In 1944 Herman visited Wales on holiday and was so taken with it that he made his home in Ystradgynlais for the next eleven years. It was here that he really established himself as an artist. He was popular there and became a friend and creative collaborator of the Welsh artist Will Roberts. Herman became fondly known as “Joe Bach” to the people of the former mining community at the top of the Swansea Valley. He produced a series of somber-hued paintings and ink drawings, mainly of miners and their environment. In 1951 he was commissioned to produce works for the Festival of Britain and produced some stunning images of miners.

1946 he held the first in a long series of exhibitions at Roland, Browe and Delbanco and began to show internationally.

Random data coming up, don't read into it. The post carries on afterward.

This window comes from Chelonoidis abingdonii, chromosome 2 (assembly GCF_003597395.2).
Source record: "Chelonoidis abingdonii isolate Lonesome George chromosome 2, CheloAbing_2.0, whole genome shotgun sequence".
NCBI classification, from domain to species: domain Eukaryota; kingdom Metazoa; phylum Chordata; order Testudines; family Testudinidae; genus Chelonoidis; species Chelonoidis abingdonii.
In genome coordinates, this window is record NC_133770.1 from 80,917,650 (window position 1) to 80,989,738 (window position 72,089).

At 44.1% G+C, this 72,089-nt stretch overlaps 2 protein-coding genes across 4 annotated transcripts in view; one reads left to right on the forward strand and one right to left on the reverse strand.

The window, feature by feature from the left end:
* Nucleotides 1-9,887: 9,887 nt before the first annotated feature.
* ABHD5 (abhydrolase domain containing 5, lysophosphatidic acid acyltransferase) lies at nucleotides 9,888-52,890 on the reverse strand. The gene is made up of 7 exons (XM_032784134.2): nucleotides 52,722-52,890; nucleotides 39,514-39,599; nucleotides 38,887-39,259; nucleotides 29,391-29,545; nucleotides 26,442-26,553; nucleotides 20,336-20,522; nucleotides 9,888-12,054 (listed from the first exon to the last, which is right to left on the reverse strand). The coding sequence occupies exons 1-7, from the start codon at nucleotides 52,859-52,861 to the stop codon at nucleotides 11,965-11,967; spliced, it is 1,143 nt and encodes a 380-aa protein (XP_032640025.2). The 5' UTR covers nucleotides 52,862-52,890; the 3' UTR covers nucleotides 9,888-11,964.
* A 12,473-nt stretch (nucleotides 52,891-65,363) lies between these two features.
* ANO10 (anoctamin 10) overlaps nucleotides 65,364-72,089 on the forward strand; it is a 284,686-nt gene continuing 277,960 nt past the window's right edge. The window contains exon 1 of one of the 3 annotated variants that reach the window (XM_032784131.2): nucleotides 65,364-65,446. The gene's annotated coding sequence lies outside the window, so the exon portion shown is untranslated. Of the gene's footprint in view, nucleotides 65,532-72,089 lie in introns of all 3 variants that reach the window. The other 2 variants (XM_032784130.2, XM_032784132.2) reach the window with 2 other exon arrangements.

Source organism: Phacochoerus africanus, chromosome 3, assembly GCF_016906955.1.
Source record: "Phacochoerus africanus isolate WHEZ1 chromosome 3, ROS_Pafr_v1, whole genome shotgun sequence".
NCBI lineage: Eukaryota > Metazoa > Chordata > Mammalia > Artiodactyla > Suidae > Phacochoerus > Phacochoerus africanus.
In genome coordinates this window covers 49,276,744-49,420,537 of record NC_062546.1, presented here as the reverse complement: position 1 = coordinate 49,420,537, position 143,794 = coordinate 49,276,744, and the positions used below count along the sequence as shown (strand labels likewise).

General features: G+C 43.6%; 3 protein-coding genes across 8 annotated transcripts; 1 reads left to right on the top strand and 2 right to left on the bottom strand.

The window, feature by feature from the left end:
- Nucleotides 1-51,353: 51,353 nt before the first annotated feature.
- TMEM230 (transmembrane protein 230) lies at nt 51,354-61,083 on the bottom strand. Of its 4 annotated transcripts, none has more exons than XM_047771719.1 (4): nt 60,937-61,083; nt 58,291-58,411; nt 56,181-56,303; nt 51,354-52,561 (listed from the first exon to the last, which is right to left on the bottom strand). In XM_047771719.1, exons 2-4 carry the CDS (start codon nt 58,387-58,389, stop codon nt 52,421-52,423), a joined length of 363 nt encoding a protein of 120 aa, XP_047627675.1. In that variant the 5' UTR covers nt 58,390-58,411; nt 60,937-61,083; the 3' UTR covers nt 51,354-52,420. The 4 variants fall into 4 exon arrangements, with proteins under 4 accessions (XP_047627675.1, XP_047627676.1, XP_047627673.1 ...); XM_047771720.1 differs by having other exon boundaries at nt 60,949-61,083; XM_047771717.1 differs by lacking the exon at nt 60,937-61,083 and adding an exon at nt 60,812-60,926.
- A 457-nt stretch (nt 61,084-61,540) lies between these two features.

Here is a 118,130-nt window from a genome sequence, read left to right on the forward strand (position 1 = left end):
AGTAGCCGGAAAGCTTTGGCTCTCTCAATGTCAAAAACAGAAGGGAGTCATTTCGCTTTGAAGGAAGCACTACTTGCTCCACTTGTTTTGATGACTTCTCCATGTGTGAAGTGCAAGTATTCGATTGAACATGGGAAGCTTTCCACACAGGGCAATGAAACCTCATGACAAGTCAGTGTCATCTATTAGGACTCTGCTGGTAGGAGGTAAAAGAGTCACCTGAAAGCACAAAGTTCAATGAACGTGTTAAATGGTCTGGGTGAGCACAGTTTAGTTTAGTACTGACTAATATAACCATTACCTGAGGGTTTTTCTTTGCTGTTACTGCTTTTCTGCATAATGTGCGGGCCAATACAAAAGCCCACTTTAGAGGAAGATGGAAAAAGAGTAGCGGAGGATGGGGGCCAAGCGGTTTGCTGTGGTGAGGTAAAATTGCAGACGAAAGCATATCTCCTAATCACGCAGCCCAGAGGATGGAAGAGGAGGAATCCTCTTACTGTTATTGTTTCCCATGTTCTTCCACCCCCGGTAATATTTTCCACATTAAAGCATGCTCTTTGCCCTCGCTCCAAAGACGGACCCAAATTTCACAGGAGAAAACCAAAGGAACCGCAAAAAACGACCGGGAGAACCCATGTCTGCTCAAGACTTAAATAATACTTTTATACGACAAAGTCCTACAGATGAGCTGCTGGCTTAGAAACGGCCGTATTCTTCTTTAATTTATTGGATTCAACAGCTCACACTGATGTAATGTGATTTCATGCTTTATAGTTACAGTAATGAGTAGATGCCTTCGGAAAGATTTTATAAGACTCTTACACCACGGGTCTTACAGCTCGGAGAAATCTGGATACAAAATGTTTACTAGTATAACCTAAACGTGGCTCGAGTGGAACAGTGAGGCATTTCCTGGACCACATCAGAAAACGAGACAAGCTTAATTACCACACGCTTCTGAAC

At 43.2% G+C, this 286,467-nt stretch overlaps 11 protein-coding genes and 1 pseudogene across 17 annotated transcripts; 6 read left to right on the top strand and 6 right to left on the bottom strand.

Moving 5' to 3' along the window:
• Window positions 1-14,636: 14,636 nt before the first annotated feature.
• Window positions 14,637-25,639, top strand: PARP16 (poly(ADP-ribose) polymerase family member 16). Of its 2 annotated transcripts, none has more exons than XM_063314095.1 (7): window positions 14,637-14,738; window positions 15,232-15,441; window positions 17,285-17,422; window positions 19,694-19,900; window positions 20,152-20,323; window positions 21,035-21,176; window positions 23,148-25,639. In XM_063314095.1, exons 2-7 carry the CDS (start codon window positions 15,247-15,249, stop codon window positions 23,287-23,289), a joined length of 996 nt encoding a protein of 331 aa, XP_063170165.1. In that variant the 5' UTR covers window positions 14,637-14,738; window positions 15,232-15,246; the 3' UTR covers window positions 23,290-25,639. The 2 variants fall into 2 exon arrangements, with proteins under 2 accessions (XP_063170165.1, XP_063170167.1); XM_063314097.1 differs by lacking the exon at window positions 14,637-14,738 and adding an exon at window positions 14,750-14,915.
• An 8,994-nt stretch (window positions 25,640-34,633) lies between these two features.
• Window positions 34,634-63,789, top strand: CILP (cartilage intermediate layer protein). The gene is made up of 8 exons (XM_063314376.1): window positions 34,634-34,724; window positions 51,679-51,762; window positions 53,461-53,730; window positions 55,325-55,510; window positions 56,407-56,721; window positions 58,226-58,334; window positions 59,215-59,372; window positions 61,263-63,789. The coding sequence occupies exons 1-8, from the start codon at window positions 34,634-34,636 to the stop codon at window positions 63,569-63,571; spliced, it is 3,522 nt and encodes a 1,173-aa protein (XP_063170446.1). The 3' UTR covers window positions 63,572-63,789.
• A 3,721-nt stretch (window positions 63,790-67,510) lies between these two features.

Josef Herman travelled widely to paint and his work has been exhibited internationally, in Melbourne, Auckland, Switzerland, Germany and USA.

In 1948 he became a naturalized British subject.

In 1950s and 60s he held a great number of major one man shows, including in Edinburgh, Sheffield, Bradford and Bristol. He exhibited with the London Group, becoming a member in 1952.

In 1955 Herman moved to Suffolk with his partner, Dr. Nini Ettlinger whom he married in 1961. The tragic death of their young daughter prompted them to move away, briefly to Spain, and from 1972 to West London where Herman lived until his death on 19th February 2000.

In 1975 Herman published his autobiography, Related Twilights.